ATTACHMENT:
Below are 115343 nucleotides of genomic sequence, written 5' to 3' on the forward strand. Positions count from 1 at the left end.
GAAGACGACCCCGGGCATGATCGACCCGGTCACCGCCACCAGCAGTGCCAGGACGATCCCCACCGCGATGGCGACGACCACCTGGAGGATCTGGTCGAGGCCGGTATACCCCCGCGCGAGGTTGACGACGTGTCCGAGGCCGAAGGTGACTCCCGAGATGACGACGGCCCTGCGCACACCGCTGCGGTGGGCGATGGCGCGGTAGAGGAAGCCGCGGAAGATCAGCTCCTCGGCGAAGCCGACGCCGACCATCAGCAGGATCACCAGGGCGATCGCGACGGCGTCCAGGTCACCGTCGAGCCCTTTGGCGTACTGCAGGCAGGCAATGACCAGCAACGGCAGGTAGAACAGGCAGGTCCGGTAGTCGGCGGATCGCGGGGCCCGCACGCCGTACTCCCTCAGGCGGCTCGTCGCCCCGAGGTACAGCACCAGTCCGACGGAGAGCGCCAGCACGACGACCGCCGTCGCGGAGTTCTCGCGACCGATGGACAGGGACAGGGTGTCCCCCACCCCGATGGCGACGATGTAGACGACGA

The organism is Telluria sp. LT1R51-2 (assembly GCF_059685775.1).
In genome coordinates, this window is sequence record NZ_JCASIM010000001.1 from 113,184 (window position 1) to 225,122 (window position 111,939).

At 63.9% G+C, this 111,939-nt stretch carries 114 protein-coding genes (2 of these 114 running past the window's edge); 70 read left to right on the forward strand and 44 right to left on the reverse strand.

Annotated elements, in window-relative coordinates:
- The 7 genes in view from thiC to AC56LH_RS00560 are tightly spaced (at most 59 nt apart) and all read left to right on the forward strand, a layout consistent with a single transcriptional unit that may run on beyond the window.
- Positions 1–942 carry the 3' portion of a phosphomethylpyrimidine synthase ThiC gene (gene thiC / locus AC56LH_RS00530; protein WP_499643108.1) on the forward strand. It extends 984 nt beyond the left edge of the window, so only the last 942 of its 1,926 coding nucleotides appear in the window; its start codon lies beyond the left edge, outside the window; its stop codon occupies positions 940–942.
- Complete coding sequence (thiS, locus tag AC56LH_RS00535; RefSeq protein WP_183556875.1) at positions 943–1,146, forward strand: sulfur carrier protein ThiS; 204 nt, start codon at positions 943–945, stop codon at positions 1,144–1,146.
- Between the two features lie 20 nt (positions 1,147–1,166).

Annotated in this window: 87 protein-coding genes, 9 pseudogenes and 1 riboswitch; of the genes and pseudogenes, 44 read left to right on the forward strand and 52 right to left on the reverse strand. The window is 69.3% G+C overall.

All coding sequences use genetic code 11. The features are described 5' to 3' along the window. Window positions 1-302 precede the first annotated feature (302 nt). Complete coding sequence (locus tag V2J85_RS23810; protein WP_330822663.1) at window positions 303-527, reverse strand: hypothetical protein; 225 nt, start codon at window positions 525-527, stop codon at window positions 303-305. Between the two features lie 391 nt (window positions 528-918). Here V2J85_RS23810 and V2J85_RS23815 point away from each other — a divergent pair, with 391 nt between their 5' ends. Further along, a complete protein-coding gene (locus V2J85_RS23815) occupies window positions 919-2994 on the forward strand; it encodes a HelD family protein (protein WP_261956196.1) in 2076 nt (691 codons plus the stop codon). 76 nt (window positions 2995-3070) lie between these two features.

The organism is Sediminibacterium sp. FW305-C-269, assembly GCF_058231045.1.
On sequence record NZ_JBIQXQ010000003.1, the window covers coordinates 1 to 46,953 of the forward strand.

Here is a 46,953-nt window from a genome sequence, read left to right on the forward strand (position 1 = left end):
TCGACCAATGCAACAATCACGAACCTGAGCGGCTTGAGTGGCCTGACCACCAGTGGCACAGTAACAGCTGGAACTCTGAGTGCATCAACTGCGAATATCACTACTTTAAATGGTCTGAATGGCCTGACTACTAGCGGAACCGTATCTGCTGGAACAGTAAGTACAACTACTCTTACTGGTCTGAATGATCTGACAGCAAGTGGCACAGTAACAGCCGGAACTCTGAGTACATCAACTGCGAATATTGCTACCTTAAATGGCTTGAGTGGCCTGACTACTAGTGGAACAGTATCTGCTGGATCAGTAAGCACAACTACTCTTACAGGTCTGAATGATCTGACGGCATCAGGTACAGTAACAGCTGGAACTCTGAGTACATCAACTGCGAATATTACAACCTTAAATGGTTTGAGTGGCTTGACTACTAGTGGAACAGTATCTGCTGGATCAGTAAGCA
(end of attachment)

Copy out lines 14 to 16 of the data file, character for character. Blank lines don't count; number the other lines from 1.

On sequence record NZ_JBIQXQ010000003.1, the window covers coordinates 1 to 46,953 of the forward strand.

Here is a 46,953-nt window from a genome sequence, read left to right on the forward strand (position 1 = left end):
TCGACCAATGCAACAATCACGAACCTGAGCGGCTTGAGTGGCCTGACCACCAGTGGCACAGTAACAGCTGGAACTCTGAGTGCATCAACTGCGAATATCACTACTTTAAATGGTCTGAATGGCCTGACTACTAGCGGAACCGTATCTGCTGGAACAGTAAGTACAACTACTCTTACTGGTCTGAATGATCTGACAGCAAGTGGCACAGTAACAGCCGGAACTCTGAGTACATCAACTGCGAATATTGCTACCTTAAATGGCTTGAGTGGCCTGACTACTAGTGGAACAGTATCTGCTGGATCAGTAAGCACAACTACTCTTACAGGTCTGAATGATCTGACGGCATCAGGTACAGTAACAGCTGGAACTCTGAGTACATCAACTGCGAATATTACAACCTTAAATGGTTTGAGTGGCTTGACTACTAGTGGAACAGTATCTGCTGGATCAGTAAGCA